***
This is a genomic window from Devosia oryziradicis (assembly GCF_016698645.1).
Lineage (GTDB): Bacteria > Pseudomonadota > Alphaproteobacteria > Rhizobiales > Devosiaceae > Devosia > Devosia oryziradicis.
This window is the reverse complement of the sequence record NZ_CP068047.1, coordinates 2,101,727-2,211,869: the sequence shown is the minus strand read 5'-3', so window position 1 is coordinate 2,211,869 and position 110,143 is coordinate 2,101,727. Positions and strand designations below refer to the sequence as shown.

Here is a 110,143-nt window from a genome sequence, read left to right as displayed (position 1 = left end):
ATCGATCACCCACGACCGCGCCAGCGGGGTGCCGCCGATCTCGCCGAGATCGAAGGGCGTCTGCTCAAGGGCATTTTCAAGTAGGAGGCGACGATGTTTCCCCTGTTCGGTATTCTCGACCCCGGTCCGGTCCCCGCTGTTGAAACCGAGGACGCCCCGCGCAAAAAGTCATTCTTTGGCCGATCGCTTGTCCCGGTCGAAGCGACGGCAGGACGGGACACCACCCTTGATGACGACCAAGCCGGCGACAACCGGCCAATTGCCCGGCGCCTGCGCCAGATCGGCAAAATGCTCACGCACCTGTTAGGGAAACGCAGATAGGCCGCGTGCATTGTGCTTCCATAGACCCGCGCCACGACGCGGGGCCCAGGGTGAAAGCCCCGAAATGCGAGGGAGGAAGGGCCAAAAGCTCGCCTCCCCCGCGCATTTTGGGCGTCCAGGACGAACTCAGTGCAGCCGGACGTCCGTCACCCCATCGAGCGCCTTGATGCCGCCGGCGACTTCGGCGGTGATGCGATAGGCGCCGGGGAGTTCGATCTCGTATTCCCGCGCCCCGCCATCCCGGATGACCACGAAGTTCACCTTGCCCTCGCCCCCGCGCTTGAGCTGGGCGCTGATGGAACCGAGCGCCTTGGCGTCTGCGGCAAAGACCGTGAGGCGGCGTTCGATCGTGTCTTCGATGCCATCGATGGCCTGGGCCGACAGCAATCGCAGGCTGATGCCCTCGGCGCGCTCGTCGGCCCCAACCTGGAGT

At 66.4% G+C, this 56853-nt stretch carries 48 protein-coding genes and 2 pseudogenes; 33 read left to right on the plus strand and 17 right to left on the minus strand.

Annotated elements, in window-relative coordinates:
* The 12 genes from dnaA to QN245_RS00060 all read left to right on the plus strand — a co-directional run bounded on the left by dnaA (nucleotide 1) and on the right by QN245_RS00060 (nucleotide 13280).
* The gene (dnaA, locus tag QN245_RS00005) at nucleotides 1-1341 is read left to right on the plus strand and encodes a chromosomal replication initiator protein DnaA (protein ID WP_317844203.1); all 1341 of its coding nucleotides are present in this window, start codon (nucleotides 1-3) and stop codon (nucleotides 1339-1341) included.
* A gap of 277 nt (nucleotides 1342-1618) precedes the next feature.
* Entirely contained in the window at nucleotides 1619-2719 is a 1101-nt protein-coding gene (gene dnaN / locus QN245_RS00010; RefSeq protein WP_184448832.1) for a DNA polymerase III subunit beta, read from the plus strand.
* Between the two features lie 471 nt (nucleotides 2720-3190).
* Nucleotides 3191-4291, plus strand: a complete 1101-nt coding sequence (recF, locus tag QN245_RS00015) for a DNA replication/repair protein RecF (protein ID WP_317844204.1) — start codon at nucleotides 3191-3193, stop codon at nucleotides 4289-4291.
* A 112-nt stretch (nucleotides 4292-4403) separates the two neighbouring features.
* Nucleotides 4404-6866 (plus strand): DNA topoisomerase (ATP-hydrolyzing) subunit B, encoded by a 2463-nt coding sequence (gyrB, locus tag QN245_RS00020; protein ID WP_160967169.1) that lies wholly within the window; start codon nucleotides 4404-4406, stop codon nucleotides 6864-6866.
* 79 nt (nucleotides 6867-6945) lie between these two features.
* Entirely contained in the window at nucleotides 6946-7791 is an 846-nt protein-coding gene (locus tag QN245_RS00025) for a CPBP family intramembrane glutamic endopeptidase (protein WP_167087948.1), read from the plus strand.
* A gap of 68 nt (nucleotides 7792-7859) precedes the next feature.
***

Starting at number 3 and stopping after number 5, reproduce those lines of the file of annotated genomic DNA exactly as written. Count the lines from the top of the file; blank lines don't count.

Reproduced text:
This window is the reverse complement of the sequence record NZ_CP068047.1, coordinates 2,101,727-2,211,869: the sequence shown is the minus strand read 5'-3', so window position 1 is coordinate 2,211,869 and position 110,143 is coordinate 2,101,727. Positions and strand designations below refer to the sequence as shown.

Here is a 110,143-nt window from a genome sequence, read left to right as displayed (position 1 = left end):
ATCGATCACCCACGACCGCGCCAGCGGGGTGCCGCCGATCTCGCCGAGATCGAAGGGCGTCTGCTCAAGGGCATTTTCAAGTAGGAGGCGACGATGTTTCCCCTGTTCGGTATTCTCGACCCCGGTCCGGTCCCCGCTGTTGAAACCGAGGACGCCCCGCGCAAAAAGTCATTCTTTGGCCGATCGCTTGTCCCGGTCGAAGCGACGGCAGGACGGGACACCACCCTTGATGACGACCAAGCCGGCGACAACCGGCCAATTGCCCGGCGCCTGCGCCAGATCGGCAAAATGCTCACGCACCTGTTAGGGAAACGCAGATAGGCCGCGTGCATTGTGCTTCCATAGACCCGCGCCACGACGCGGGGCCCAGGGTGAAAGCCCCGAAATGCGAGGGAGGAAGGGCCAAAAGCTCGCCTCCCCCGCGCATTTTGGGCGTCCAGGACGAACTCAGTGCAGCCGGACGTCCGTCACCCCATCGAGCGCCTTGATGCCGCCGGCGACTTCGGCGGTGATGCGATAGGCGCCGGGGAGTTCGATCTCGTATTCCCGCGCCCCGCCATCCCGGATGACCACGAAGTTCACCTTGCCCTCGCCCCCGCGCTTGAGCTGGGCGCTGATGGAACCGAGCGCCTTGGCGTCTGCGGCAAAGACCGTGAGGCGGCGTTCGATCGTGTCTTCGATGCCATCGATGGCCTGGGCCGACAGCAATCGCAGGCTGATGCCCTCGGCGCGCTCGTCGGCCCCAACCTGGAGT